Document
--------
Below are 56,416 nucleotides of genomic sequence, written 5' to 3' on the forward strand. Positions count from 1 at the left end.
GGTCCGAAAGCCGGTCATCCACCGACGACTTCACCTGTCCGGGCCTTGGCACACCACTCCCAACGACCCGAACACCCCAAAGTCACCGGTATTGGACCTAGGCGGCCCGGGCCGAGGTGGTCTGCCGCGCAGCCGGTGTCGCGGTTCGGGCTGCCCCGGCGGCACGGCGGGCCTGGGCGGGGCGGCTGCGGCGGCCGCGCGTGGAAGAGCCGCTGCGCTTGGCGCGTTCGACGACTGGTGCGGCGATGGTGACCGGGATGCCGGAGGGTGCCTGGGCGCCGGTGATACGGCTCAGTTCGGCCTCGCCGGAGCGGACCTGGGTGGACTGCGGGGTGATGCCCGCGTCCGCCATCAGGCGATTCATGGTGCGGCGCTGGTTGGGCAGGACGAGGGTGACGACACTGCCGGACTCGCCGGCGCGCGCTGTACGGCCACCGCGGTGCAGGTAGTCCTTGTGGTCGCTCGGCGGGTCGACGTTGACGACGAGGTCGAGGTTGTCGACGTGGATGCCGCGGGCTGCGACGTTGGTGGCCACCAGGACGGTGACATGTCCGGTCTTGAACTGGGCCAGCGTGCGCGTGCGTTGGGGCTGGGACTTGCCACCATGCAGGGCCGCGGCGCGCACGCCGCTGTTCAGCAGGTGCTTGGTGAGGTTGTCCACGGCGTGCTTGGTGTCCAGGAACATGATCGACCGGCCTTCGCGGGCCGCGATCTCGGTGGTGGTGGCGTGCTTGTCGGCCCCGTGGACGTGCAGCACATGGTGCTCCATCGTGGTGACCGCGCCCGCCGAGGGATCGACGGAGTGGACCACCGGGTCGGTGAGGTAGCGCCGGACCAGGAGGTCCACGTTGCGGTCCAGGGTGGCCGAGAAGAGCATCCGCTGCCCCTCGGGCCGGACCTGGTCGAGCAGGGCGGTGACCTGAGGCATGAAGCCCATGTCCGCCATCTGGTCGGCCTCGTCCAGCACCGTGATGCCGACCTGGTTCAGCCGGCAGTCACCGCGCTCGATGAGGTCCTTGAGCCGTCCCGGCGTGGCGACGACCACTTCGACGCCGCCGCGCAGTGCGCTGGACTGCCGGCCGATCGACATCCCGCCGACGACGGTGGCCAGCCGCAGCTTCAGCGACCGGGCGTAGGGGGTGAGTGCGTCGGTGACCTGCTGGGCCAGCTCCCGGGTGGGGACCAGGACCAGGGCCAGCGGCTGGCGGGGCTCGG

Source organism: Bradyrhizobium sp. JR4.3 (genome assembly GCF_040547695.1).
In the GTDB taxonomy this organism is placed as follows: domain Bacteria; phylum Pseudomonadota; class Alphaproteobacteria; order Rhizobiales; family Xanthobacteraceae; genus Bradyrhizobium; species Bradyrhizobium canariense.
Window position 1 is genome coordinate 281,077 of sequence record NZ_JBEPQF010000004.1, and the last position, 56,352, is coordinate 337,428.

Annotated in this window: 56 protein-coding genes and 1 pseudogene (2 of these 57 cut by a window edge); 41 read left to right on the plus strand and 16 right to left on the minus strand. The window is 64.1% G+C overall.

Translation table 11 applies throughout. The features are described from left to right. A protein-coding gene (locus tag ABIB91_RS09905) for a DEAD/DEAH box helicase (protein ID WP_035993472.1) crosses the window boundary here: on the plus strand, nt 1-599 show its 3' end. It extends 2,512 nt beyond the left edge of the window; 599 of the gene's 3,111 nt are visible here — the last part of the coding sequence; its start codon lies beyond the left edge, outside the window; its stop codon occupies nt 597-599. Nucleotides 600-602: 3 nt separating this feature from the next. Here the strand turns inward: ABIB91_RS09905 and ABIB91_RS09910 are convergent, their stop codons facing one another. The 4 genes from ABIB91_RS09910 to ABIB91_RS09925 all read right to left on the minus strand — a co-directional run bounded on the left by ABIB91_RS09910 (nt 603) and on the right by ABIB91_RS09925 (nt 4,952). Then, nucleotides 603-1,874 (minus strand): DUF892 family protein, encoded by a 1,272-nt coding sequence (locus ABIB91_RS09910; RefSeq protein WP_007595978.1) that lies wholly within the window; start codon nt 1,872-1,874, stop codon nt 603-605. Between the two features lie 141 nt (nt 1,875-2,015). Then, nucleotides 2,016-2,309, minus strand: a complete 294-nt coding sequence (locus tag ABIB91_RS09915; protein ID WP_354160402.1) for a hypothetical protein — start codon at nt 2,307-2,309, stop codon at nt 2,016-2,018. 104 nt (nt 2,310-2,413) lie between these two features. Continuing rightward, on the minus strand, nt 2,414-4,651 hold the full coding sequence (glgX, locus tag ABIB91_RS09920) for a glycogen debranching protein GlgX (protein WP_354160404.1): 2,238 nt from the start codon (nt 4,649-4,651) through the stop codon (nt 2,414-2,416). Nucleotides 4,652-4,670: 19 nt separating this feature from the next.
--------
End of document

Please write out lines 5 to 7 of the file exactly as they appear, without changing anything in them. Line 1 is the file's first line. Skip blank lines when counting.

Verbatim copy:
Window position 1 is genome coordinate 281,077 of sequence record NZ_JBEPQF010000004.1, and the last position, 56,352, is coordinate 337,428.

Annotated in this window: 56 protein-coding genes and 1 pseudogene (2 of these 57 cut by a window edge); 41 read left to right on the plus strand and 16 right to left on the minus strand. The window is 64.1% G+C overall.

Translation table 11 applies throughout. The features are described from left to right. A protein-coding gene (locus tag ABIB91_RS09905) for a DEAD/DEAH box helicase (protein ID WP_035993472.1) crosses the window boundary here: on the plus strand, nt 1-599 show its 3' end. It extends 2,512 nt beyond the left edge of the window; 599 of the gene's 3,111 nt are visible here — the last part of the coding sequence; its start codon lies beyond the left edge, outside the window; its stop codon occupies nt 597-599. Nucleotides 600-602: 3 nt separating this feature from the next. Here the strand turns inward: ABIB91_RS09905 and ABIB91_RS09910 are convergent, their stop codons facing one another. The 4 genes from ABIB91_RS09910 to ABIB91_RS09925 all read right to left on the minus strand — a co-directional run bounded on the left by ABIB91_RS09910 (nt 603) and on the right by ABIB91_RS09925 (nt 4,952). Then, nucleotides 603-1,874 (minus strand): DUF892 family protein, encoded by a 1,272-nt coding sequence (locus ABIB91_RS09910; RefSeq protein WP_007595978.1) that lies wholly within the window; start codon nt 1,872-1,874, stop codon nt 603-605. Between the two features lie 141 nt (nt 1,875-2,015). Then, nucleotides 2,016-2,309, minus strand: a complete 294-nt coding sequence (locus tag ABIB91_RS09915; protein ID WP_354160402.1) for a hypothetical protein — start codon at nt 2,307-2,309, stop codon at nt 2,016-2,018. 104 nt (nt 2,310-2,413) lie between these two features. Continuing rightward, on the minus strand, nt 2,414-4,651 hold the full coding sequence (glgX, locus tag ABIB91_RS09920) for a glycogen debranching protein GlgX (protein WP_354160404.1): 2,238 nt from the start codon (nt 4,649-4,651) through the stop codon (nt 2,414-2,416). Nucleotides 4,652-4,670: 19 nt separating this feature from the next.